When there’s a life-threatening emergency, your first instinct should be to call 911 for help. Use a landline phone to do it if you can, though. According to a new investigative report by tech website The Verge, major wireless carriers are facing multiple, seemingly unresolved FCC complaints from customers who say they weren’t able to reach 911 on their mobile phones when it counted.
The Verge discovered the extent of the problem by filing a series of Freedom of Information Act requests with the federal government. It unearthed numerous complaints from customers unable to connect to (or maintain a connection to) 911 emergency services spanning all major cell providers. The formal complaints detail at least 400 counts of dropped connections, busy signals, incorrectly resolved locations and improperly routed calls.
In one report, a Virgin Mobile customer in Washington was unable to call 911 from any of his household’s mobile phones when his daughter suffered a seizure; the company suggested he needed to route 911 calls through its customer service line instead. In another, a Sprint customer in Minnesota found his phone’s ability to dial 911 deactivated for non-payment – a violation of FCC rules. And in Florida, a man told the FCC he nearly died from a blockage in his heart due to his phone being unable to contact 911 on multiple attempts.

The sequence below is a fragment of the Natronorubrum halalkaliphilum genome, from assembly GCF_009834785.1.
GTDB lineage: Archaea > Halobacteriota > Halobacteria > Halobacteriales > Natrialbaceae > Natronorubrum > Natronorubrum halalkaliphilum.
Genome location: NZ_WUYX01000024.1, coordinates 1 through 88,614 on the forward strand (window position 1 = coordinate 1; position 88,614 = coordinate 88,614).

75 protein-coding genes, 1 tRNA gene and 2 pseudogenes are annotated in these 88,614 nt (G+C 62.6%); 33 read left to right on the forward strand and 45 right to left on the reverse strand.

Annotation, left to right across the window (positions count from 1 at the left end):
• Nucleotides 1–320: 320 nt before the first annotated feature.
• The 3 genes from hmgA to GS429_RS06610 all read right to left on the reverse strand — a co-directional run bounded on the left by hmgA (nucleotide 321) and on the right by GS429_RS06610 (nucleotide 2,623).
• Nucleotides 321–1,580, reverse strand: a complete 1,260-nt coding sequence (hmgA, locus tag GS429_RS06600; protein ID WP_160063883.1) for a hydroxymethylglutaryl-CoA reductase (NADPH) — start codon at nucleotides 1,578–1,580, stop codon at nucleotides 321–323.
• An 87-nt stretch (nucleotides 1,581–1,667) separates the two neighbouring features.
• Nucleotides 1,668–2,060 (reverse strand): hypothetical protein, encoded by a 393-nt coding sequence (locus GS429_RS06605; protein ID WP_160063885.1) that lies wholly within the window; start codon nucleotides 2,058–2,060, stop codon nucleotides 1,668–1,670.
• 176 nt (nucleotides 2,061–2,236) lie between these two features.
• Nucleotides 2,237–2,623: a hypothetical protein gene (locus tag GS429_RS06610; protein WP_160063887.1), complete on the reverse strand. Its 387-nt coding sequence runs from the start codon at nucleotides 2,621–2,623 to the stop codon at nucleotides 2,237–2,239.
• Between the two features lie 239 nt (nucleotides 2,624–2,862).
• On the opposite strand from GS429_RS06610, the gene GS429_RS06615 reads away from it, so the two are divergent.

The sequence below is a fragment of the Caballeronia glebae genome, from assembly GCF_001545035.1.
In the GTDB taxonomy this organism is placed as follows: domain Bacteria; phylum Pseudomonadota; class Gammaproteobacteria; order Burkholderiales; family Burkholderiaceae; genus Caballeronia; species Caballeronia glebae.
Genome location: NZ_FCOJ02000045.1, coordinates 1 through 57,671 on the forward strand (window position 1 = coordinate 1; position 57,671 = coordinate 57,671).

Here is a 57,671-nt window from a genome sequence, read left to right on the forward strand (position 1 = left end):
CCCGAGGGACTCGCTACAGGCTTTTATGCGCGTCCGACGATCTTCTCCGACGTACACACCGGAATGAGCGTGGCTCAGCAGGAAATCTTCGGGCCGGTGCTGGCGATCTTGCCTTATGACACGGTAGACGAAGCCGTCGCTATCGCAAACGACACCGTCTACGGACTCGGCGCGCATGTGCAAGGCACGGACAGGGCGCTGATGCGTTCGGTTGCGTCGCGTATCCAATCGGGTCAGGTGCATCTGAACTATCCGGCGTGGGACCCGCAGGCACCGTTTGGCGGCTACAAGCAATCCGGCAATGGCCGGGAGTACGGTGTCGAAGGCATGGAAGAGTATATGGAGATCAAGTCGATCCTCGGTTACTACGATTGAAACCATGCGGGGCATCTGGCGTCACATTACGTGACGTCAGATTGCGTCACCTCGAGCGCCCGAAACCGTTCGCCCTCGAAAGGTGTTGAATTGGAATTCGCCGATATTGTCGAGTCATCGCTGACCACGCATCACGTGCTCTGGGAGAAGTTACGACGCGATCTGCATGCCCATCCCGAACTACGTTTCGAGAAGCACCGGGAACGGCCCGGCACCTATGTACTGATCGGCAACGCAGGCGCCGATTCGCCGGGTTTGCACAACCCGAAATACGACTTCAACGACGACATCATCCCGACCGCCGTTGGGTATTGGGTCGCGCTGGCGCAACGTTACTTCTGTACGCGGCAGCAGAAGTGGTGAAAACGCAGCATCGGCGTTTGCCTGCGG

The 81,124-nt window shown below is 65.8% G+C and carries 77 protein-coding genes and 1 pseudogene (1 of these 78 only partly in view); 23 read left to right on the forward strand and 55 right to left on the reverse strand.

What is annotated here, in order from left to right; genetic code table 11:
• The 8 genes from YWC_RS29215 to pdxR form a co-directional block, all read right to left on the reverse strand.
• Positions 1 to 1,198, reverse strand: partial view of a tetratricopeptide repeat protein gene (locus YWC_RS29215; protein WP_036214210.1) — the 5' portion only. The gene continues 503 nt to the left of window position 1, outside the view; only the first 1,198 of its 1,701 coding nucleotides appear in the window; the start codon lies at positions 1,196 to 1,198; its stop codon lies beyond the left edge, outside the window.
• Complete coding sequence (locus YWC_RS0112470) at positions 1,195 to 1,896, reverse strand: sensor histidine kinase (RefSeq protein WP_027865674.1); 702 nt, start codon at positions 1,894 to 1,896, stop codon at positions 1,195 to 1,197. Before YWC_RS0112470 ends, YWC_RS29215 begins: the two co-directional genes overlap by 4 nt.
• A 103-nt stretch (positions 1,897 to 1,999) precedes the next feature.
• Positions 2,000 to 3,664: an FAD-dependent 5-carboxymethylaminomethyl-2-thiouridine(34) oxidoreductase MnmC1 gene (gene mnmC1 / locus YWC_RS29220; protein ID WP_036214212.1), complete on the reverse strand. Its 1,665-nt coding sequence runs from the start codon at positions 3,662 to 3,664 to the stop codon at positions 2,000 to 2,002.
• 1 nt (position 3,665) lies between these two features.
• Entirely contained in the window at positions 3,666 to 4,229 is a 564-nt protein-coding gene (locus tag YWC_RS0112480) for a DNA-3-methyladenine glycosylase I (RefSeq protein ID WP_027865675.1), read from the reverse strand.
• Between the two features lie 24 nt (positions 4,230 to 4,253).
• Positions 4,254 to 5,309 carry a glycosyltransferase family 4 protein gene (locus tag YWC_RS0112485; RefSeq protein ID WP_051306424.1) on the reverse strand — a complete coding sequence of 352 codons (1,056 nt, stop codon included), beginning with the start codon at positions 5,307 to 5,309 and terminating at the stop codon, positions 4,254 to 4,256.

Part of the problem seems to be that neither government nor industry responds to mobile 911 complaints with the same seriousness with which landline 911 complaints are handled. The last wireless company to be fined over mobile 911 was T-Mobile, which paid $75,000 for a failure to roll out Enhanced 911 services in Arizona in a timely manner. Unannounced, intentional, hours long outages do not appear to merit FCC action.
Obviously, if using a landline phone isn’t an option, you should use your mobile phone to contact 911 in any way you can. Both voice and text 911 services are widely available to mobile subscribers. But given these service issues, you may want to consider keeping wireline service in the homes of elderly family members, especially those in remote areas who might have trouble with cell reception anyway.
You can read the full report on the problems with mobile 911 over at The Verge. If you've experienced problems connecting to 911 on your mobile device, meanwhile, you should consider filing your own complaint with the FCC. Doing so is easy: Just visit the FCC website and fill out the web form with all the relevant information you can provide.
[Ambulance via Shutterstock]